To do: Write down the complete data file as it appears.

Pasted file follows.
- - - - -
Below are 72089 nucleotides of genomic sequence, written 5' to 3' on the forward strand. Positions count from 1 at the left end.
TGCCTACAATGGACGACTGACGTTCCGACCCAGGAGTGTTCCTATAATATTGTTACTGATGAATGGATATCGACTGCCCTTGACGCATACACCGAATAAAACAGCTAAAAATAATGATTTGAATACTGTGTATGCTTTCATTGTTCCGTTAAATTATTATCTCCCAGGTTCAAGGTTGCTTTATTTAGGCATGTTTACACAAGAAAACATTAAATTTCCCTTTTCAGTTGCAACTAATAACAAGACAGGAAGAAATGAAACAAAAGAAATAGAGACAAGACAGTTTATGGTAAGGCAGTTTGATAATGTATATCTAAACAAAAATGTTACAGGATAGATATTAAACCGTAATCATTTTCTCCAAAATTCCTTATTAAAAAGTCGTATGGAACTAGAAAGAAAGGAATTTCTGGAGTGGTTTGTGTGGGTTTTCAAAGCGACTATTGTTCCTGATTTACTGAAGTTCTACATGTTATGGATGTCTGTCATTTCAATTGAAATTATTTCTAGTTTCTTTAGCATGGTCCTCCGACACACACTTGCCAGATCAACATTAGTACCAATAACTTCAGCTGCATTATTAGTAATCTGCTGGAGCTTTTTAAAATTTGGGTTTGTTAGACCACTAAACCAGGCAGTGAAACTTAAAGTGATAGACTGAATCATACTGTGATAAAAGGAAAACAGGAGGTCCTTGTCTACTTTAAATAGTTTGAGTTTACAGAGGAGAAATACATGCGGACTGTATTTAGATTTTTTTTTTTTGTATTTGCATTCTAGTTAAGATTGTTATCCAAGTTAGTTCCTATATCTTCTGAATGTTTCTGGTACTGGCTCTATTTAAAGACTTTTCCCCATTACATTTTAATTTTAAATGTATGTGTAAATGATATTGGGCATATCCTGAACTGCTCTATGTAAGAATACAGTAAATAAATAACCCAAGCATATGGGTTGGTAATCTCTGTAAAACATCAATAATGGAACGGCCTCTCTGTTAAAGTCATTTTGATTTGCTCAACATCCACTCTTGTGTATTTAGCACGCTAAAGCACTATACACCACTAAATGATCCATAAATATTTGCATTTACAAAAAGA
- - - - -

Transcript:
Below are 72089 nucleotides of genomic sequence, written 5' to 3' on the forward strand. Positions count from 1 at the left end.
TGCCTACAATGGACGACTGACGTTCCGACCCAGGAGTGTTCCTATAATATTGTTACTGATGAATGGATATCGACTGCCCTTGACGCATACACCGAATAAAACAGCTAAAAATAATGATTTGAATACTGTGTATGCTTTCATTGTTCCGTTAAATTATTATCTCCCAGGTTCAAGGTTGCTTTATTTAGGCATGTTTACACAAGAAAACATTAAATTTCCCTTTTCAGTTGCAACTAATAACAAGACAGGAAGAAATGAAACAAAAGAAATAGAGACAAGACAGTTTATGGTAAGGCAGTTTGATAATGTATATCTAAACAAAAATGTTACAGGATAGATATTAAACCGTAATCATTTTCTCCAAAATTCCTTATTAAAAAGTCGTATGGAACTAGAAAGAAAGGAATTTCTGGAGTGGTTTGTGTGGGTTTTCAAAGCGACTATTGTTCCTGATTTACTGAAGTTCTACATGTTATGGATGTCTGTCATTTCAATTGAAATTATTTCTAGTTTCTTTAGCATGGTCCTCCGACACACACTTGCCAGATCAACATTAGTACCAATAACTTCAGCTGCATTATTAGTAATCTGCTGGAGCTTTTTAAAATTTGGGTTTGTTAGACCACTAAACCAGGCAGTGAAACTTAAAGTGATAGACTGAATCATACTGTGATAAAAGGAAAACAGGAGGTCCTTGTCTACTTTAAATAGTTTGAGTTTACAGAGGAGAAATACATGCGGACTGTATTTAGATTTTTTTTTTTTGTATTTGCATTCTAGTTAAGATTGTTATCCAAGTTAGTTCCTATATCTTCTGAATGTTTCTGGTACTGGCTCTATTTAAAGACTTTTCCCCATTACATTTTAATTTTAAATGTATGTGTAAATGATATTGGGCATATCCTGAACTGCTCTATGTAAGAATACAGTAAATAAATAACCCAAGCATATGGGTTGGTAATCTCTGTAAAACATCAATAATGGAACGGCCTCTCTGTTAAAGTCATTTTGATTTGCTCAACATCCACTCTTGTGTATTTAGCACGCTAAAGCACTATACACCACTAAATGATCCATAAATATTTGCATTTACAAAAAGA